Norman Rockwell’s America was not all white. As early as 1936, Rockwell was portraying people of color with empathy and a dignity often denied them at the time. And he created these portraits from live models.
Hidden in Plain Sight: The Other People in Norman Rockwell’s America unfolds, for the first time, the stories of the Asian, African, and Native Americans who modeled for Norman Rockwell. These people of color, though often hidden in plain sight, are present throughout Rockwell’s more than 4000 illustrations. People like the John Lane family, Navajos poignantly depicted in the virtually unknown Norman Rockwell painting, “Glen Canyon Dam.” People like Isaac Crawford, a ten-year old African-American Boy Scout who helped Norman Rockwell finally integrate the Boy Scout calendar.
In this engrossing and often humorous narrative, Jane Allen Petrick explores what motivated Norman Rockwell to slip people of color “into the picture” in the first place. And in so doing, she persuasively documents the famous illustrator’s deep commitment to and pointed portrayals of ethnic tolerance, portrayals that up to now have been, as Norman Rockwell biographer Laura Claridge so clearly put it, “bizarrely neglected”.
Hidden in Plain Sight: The Other People in Norman Rockwell’s America is an eye opener for everyone who loves Norman Rockwell, everyone who hates Norman Rockwell and for all those people in between who never thought much about Norman Rockwell because they believed Norman Rockwell never thought much about them. This book will expand the way you think about Norman Rockwell. And it will deepen the way you think about Norman Rockwell’s America.
Whether you love the work of Norman Rockwell, hate it or just haven’t given it that much thought, after all it pervades most of American life in one way or another, this book is well worth your time to read to gain a new perspective on his work, or allow you to look at it with fresh eyes.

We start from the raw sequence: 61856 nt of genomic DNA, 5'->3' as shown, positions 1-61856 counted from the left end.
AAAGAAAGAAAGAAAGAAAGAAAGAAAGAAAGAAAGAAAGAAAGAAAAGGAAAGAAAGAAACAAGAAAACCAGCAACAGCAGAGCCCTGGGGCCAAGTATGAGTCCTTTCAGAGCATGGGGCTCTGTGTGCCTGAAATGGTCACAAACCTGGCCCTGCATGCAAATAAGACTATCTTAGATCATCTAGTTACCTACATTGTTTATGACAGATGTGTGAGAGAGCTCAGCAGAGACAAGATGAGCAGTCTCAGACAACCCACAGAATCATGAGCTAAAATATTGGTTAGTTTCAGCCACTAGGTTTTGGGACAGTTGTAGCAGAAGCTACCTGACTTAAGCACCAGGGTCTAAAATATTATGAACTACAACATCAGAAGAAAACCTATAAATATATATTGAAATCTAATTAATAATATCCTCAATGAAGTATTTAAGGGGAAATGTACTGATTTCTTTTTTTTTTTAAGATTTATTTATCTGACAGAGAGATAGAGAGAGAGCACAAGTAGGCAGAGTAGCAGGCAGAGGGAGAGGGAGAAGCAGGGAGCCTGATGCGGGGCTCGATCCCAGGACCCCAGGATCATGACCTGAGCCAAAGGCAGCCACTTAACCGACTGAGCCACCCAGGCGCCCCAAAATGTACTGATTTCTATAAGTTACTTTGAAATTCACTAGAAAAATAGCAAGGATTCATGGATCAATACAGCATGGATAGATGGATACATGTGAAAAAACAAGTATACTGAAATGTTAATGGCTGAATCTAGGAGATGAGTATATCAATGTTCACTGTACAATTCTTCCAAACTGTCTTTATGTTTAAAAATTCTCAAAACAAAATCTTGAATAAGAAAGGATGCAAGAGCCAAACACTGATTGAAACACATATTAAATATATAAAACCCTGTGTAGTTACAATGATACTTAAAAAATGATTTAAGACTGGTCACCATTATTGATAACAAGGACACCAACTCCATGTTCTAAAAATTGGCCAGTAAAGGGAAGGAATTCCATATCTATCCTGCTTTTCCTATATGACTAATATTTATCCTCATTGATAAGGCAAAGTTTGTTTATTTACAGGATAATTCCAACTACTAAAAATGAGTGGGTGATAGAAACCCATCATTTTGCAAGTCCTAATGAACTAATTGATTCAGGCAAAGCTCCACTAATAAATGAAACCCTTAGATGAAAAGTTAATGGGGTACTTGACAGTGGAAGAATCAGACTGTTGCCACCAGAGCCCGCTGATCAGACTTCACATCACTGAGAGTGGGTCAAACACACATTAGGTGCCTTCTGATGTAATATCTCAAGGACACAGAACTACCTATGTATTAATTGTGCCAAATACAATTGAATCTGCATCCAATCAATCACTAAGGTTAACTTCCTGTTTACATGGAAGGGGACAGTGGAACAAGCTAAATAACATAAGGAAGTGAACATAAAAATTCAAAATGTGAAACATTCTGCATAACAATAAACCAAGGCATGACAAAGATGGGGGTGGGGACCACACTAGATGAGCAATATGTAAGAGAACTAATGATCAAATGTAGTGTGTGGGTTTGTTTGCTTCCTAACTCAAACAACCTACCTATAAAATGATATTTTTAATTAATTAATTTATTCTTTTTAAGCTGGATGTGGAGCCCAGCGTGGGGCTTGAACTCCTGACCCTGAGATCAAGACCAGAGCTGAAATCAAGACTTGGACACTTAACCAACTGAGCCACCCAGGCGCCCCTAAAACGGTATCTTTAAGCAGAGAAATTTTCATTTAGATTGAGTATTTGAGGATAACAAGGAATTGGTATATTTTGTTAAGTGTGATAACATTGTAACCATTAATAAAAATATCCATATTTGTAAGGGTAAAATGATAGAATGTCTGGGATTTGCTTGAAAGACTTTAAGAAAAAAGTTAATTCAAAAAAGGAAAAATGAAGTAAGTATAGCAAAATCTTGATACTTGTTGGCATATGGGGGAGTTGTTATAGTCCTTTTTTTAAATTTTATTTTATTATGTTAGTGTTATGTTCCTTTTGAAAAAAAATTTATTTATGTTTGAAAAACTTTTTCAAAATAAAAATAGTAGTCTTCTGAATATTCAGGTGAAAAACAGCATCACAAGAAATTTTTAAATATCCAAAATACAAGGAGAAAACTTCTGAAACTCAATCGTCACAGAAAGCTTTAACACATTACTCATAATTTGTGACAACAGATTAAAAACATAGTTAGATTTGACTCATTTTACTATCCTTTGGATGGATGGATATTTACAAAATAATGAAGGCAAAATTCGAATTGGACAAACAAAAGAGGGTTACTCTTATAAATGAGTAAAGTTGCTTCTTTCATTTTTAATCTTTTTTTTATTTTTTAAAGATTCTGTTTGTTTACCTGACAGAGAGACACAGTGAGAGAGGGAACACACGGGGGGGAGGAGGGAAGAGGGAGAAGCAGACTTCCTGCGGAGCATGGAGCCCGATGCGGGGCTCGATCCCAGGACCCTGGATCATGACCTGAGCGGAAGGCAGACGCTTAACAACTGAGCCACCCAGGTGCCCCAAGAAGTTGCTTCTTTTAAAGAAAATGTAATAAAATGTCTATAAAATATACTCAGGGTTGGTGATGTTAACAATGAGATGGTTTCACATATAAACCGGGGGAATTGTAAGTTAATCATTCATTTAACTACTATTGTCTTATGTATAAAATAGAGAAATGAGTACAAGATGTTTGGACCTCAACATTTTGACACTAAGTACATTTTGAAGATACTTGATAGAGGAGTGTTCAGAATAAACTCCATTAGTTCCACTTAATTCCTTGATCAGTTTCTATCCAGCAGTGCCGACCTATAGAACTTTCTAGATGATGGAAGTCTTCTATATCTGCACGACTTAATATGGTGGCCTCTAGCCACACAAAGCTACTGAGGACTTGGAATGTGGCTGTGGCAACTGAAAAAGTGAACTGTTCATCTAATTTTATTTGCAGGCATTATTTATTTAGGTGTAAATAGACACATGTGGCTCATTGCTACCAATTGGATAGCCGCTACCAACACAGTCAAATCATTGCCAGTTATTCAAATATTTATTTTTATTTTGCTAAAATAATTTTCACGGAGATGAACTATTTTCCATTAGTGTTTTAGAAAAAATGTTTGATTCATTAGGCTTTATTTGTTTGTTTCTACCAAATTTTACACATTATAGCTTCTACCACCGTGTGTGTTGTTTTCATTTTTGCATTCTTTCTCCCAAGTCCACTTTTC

In this short 125 page book, the Author illustrates how the Artist used his talents to give a voice to his feelings about the happenings of the time. Through thoroughly engaging and captivating stories the Author lets the reader into the mind of Mr. Rockwell and experience his feelings about those in society who are ‘hidden in plain sight’. This book features a section of those people, those of colour, who he used as models for his work which in turn served to give his illustrations a depth and also a social awareness that many have failed to notice. In compiling this book the Author provides the reader with a greater understanding of America, as seen through the brush strokes of an artist who snubbed his nose at convention and included people in his artwork that were largely overlooked by society as a whole. My only issue about this book was that there were not more illustrations to support the stories contained within its pages; I suspect this may be more due to copyright issues than intentional omission
I highly recommend it for readers of any age that are interested in the arts or art history and lovers of Norman Rockwell’s work. Reading this certainly gave me a new appreciation for the work of Norman Rockwell.